32 I want you to be free from the concerns of this life. An unmarried man can spend his time doing the Lord’s work and thinking how to please him. 33 But a married man has to think about his earthly responsibilities and how to please his wife. 34 His interests are divided. In the same way, a woman who is no longer married or has never been married can be devoted to the Lord and holy in body and in spirit. But a married woman has to think about her earthly responsibilities and how to please her husband. 35 I am saying this for your benefit, not to place restrictions on you. I want you to do whatever will help you serve the Lord best, with as few distractions as possible.

In other words, Paul is saying that if a person is unmarried, it would be better for him to stay unmarried because his attention would be divided. Imagine how much a single man could accomplish for the kingdom without the distractions!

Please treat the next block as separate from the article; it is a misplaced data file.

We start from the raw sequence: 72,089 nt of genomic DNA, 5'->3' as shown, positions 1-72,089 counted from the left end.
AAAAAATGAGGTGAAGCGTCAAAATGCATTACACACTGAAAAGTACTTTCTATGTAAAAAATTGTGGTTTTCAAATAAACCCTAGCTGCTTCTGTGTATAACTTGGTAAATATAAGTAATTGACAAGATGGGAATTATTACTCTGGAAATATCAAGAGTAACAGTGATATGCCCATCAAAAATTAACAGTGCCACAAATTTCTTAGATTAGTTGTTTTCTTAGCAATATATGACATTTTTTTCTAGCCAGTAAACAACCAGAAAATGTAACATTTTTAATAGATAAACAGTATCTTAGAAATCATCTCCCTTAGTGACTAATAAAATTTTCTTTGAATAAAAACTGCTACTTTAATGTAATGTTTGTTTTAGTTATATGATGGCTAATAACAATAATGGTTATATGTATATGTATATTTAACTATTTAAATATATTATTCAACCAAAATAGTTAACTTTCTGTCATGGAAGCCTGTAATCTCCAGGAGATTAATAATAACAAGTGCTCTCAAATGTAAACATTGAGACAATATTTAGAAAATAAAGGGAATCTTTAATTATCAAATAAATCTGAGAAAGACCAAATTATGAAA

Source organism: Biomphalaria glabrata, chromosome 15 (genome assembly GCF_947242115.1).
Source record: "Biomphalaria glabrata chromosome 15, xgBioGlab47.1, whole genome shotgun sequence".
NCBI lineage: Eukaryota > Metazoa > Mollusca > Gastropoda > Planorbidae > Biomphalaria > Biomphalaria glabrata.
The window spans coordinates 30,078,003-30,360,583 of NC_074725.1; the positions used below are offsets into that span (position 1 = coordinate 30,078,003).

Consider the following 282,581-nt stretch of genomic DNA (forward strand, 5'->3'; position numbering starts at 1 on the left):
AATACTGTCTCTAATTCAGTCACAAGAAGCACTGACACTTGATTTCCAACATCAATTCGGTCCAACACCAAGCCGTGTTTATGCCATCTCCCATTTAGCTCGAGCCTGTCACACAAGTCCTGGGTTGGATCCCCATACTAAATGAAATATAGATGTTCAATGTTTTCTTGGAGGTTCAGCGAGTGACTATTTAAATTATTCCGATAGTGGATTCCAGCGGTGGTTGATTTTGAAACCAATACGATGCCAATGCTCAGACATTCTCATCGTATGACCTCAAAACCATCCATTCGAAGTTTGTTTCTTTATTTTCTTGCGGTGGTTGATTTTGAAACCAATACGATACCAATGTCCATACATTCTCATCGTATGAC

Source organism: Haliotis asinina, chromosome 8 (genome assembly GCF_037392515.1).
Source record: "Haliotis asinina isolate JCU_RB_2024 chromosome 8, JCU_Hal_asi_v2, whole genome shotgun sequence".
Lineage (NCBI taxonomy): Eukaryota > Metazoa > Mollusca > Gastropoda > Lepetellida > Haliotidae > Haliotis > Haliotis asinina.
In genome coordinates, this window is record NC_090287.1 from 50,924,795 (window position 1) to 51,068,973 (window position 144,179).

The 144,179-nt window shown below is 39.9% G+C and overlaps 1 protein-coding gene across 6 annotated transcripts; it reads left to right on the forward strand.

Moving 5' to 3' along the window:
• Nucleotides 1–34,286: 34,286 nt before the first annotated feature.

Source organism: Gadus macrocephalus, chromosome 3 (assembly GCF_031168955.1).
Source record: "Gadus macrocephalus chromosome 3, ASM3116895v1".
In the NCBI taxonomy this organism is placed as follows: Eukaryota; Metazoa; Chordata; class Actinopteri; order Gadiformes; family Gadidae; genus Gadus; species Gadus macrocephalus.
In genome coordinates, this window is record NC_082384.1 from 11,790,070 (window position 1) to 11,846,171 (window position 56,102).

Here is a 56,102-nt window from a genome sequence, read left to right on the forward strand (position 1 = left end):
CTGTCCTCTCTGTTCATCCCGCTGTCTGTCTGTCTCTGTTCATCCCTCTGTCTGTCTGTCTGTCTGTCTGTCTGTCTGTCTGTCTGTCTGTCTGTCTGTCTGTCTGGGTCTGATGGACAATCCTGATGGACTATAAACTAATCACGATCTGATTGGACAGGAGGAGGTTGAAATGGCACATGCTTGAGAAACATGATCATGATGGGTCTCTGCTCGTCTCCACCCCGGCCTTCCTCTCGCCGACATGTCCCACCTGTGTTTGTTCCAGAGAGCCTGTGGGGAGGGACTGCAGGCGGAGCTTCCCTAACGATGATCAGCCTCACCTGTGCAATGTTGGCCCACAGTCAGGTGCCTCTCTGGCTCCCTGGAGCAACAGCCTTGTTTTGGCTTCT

Still, Mormonism teaches that marriage is a requirement for the celestial kingdom. Tenth President Joseph Fielding Smith wrote,

No exaltation without marriage. Since marriage is ordained of God, and the man is not without the woman, neither the woman without the man in the Lord, there can be no exaltation to the fullness of the blessings of the celestial kingdom outside of the marriage relation (Selections from Doctrines of Salvation, 164. Bold and italics in original).

Seventy Paul B. Pieper taught, “The full blessings of the priesthood are received together as husband and wife or not at all” (“Revealed Realities of Mortality,” Ensign, January 2016, 21). No biblical support can be cited in support for such a teaching, and certainly Genesis 24 is not a good resource to support such a doctrine.

Genesis 26:1–5

The Abrahamic covenant was renewed through Isaac.

The covenant God made with Abraham was intended to continue through many generations, so Abraham and Sarah’s legacy of covenant keeping would need to be passed down to Isaac, Jacob, and other faithful women and men among their posterity. As you read Genesis 26:1–5, look for some of the blessings of the covenant that God mentioned. What do you learn about God from these verses?